Re: [GIT PULL] Load keys from signed PE binaries

From: Florian Weimer
Date: Tue Feb 26 2013 - 16:09:08 EST

* Matthew Garrett:

> On Mon, Feb 25, 2013 at 03:28:32PM +0100, Florian Weimer wrote:
>> But what puzzles me most is why anyone would assume that the UEFI
>> application signing process somehow ensures that the embedded
>> certificate is non-malicious. We cannot even track it back to the
>> submitter because the third-pary market place UEFI authority only
>> issues pseudonymous proxy certificates. This utterly useless for any
>> purpose whatsoever, with the notable exception of avoding one
>> additional step when setting up a dual-boot machine (which will not
>> even work reliably until we switch to overwriting the Windows boot
>> loader, like in the pre-UEFI days).
> If your firmware trusts objects signed by Microsoft, you have to assume
> that objects signed by Microsoft are trustworthy. There's no way to
> build a security model otherwise. Are Microsoft trustworthy? We don't
> know. If you don't trust Microsoft, remove their key from db.

"Trust" is such an overloaded concept. I think there are several
aspects here.

The UEFI firmware performs cryptographic validation and only executes
code if successful.

Symantec performs identify verification (the $99 fee) and Microsoft
relies on that. Microsoft also conducts some review before signing
UEFI drivers. This actually catches some badness (unintentional

| What Happened to KeyTool.efi?
| Originally this was going to be part of our signed release kit.
| However, during testing Microsoft discovered that because of a bug in
| one of the UEFI platforms, it could be used to remove the platform key
| programmatically, which would rather subvert the UEFI security system.
| Until we can resolve this (weâve now got the particular vendor in the
| loop), they declined to sign KeyTool.efi although you can, of course,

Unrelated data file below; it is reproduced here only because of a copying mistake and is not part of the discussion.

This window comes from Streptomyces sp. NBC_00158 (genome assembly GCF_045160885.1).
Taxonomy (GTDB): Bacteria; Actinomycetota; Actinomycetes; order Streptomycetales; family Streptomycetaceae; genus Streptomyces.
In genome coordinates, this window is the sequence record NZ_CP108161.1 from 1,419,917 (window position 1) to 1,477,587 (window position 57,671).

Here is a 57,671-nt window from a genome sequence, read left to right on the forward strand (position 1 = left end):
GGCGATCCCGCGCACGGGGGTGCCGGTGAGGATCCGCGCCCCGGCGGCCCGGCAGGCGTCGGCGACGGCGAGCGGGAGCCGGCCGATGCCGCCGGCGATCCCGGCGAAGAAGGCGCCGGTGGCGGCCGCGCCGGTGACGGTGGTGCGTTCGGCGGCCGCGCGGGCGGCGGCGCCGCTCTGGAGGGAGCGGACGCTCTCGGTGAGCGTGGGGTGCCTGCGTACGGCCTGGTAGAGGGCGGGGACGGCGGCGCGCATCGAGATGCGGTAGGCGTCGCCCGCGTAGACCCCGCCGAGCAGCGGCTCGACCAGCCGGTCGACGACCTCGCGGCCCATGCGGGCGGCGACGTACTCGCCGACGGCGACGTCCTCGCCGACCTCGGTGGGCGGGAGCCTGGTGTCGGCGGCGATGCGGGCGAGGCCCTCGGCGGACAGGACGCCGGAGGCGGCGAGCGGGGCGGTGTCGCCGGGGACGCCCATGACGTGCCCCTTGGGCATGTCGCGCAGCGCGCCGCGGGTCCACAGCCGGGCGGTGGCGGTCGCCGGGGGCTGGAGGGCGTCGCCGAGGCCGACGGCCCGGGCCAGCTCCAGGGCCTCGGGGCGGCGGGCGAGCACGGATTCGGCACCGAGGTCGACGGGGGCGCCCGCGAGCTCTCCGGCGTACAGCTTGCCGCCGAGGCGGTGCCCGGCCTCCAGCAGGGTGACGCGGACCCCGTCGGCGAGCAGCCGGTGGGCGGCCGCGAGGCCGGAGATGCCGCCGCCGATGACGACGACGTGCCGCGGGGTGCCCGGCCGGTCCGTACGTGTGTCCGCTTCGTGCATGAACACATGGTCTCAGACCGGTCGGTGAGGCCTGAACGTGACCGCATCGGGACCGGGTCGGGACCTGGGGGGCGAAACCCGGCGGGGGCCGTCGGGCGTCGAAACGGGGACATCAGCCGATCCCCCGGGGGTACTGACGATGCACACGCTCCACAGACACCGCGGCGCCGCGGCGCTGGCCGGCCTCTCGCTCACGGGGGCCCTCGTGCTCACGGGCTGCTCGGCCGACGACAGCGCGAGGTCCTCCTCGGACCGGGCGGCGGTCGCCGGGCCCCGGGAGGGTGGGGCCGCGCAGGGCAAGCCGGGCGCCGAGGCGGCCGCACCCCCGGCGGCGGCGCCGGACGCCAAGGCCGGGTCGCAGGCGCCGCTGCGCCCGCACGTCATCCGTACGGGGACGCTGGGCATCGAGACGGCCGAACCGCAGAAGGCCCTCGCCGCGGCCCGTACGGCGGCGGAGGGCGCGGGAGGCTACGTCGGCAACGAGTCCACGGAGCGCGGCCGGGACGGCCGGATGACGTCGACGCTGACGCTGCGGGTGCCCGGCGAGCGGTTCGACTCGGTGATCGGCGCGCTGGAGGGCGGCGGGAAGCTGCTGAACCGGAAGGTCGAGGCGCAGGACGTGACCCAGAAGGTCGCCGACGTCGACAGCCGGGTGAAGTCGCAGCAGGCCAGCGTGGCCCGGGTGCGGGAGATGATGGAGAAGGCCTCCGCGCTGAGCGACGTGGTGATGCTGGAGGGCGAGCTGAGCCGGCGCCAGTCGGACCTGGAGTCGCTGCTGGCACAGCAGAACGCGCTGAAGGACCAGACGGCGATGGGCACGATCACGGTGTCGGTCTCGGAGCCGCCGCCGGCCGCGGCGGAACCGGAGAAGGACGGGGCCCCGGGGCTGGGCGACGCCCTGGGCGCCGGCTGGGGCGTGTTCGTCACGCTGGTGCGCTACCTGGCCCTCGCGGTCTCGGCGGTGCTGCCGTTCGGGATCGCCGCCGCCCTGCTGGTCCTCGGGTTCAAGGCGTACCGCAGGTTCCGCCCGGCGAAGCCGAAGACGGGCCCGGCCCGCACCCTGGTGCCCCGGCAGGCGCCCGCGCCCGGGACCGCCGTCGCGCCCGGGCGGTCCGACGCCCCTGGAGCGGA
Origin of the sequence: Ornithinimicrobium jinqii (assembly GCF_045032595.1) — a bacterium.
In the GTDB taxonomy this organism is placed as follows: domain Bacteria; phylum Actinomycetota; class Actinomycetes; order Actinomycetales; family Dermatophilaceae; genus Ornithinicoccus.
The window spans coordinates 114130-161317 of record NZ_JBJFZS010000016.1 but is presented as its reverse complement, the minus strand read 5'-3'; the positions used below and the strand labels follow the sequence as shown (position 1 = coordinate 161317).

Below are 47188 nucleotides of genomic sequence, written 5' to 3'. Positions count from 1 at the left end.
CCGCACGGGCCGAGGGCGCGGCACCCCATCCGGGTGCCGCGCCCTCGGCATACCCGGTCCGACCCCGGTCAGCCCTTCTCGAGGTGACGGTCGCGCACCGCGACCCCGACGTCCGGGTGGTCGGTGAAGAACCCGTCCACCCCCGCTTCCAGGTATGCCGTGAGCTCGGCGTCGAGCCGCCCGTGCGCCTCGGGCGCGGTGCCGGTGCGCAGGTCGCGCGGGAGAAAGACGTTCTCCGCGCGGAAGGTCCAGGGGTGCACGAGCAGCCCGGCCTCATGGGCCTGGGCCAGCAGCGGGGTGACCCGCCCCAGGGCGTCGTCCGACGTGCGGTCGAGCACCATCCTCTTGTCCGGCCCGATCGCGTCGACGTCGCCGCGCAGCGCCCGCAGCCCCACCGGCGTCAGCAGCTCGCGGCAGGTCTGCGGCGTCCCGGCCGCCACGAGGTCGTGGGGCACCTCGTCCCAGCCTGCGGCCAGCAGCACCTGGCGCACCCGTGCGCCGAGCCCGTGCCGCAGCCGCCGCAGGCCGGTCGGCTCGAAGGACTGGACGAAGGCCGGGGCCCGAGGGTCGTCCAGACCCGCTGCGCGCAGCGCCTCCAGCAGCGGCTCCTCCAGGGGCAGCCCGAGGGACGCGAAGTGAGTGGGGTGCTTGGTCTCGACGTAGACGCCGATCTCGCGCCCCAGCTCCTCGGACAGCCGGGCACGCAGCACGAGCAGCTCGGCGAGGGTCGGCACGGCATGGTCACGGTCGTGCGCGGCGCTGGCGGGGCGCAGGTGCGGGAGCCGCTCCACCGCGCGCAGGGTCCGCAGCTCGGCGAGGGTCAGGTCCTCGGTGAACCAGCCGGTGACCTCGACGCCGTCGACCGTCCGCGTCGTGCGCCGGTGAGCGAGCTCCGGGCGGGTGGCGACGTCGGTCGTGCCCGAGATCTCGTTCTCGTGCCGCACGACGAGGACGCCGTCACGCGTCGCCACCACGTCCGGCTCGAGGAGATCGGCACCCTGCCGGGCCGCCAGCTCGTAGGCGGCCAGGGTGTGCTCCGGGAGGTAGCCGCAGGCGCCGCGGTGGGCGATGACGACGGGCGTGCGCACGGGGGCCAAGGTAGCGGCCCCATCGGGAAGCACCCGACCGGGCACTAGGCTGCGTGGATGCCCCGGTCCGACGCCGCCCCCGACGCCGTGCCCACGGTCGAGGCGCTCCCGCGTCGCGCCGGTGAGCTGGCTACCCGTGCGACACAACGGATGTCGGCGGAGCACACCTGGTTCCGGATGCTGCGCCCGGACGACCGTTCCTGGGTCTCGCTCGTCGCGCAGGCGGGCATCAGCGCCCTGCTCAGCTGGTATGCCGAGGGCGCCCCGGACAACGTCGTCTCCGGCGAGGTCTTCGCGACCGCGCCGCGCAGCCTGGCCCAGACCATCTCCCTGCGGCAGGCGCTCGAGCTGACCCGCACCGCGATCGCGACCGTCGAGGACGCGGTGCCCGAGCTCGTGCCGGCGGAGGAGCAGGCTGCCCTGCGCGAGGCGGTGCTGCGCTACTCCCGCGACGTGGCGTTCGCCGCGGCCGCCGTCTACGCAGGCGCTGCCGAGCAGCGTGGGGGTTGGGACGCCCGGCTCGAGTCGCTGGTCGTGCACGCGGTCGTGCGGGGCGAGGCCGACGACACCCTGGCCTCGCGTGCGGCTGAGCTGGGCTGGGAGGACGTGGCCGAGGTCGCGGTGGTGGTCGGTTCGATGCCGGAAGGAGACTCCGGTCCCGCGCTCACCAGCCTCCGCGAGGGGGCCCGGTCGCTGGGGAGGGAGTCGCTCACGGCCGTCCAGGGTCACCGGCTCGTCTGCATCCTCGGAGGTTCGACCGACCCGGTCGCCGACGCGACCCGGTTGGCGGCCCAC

| authorize it by hash in the MOK variables if you want to run it.


But this review process loses its teeth if the binary just contains an
X.509 certificate which is used later to allow the execution of other
code (either directly, or as the result of a rather complex
interaction of various UEFI drivers, doesn't really matter).

Microsoft never sees the whole code that will be run, and it's totally
open what the driver will actually do when fed with the right data.
At this point, whether anybody trusts Microsoft is completely besides
the point. They simply don't know. Their UEFI driver signature is
about as meaningful as a signature from a timestamping service
(particularly since it is pseudonymous). But they still have

I think this is not a good position for them, for us, or for our
users. All this cryptographic indirection is rather brittle, and it
is totally unclear who is accountable for what.

>> Seriously, folks, can we go back one step and discuss what problem you
>> are trying to solve? Is it about allowing third-party kernel modules
>> in an environment which does not allow unsigned ring 0 code execution?
> The problem I'm trying to solve is "Don't permit Linux to be used as a
> bootloader for backdoored versions of other operating systems".

If that's the goal, shouldn't we disable KVM support as well?
(Without hardware virtualization support, the user would hopefully
perceive the significant slowdown.)
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